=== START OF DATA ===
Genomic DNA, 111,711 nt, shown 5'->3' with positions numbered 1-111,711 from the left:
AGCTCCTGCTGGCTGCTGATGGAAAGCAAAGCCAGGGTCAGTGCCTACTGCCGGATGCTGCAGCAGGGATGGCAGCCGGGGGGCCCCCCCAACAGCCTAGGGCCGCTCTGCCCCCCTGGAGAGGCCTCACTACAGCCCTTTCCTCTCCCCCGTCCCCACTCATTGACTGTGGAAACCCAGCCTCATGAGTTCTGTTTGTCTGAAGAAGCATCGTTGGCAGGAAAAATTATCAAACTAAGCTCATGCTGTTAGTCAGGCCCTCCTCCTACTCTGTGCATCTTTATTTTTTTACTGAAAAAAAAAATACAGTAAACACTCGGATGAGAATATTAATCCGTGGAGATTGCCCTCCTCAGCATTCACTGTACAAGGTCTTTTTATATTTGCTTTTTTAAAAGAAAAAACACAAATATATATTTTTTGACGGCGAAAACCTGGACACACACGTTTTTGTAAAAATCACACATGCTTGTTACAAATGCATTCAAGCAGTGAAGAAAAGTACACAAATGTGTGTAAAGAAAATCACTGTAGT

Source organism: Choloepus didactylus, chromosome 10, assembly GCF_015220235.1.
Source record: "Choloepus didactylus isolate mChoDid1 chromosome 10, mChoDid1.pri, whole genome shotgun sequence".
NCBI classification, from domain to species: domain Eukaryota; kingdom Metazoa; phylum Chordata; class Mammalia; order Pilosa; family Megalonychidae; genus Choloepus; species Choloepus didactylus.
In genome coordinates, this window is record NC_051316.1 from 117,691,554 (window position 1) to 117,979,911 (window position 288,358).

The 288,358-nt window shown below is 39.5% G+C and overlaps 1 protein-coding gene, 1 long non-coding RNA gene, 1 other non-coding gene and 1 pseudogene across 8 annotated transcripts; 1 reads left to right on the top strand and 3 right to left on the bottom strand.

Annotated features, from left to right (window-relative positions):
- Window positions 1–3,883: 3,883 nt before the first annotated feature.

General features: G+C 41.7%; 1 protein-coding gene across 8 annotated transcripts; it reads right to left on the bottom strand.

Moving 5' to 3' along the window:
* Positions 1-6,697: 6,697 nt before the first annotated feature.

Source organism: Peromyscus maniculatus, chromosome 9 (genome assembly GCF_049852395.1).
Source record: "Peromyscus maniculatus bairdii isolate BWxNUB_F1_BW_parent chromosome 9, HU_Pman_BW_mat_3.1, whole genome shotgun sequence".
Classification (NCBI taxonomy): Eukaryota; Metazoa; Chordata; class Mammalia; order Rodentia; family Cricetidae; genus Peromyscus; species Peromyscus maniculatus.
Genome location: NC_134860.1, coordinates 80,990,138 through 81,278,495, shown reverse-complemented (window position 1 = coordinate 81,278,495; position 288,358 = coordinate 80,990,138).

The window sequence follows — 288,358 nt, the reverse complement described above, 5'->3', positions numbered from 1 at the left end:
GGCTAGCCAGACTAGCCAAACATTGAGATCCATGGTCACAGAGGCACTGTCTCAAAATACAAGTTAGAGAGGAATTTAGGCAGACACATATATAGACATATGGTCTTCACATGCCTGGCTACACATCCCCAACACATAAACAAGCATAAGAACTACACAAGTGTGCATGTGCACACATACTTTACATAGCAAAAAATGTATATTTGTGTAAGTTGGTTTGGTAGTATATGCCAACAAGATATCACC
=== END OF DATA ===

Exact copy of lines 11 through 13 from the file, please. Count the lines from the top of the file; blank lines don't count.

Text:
Moving 5' to 3' along the window:
* Positions 1-6,697: 6,697 nt before the first annotated feature.

Source organism: Peromyscus maniculatus, chromosome 9 (genome assembly GCF_049852395.1).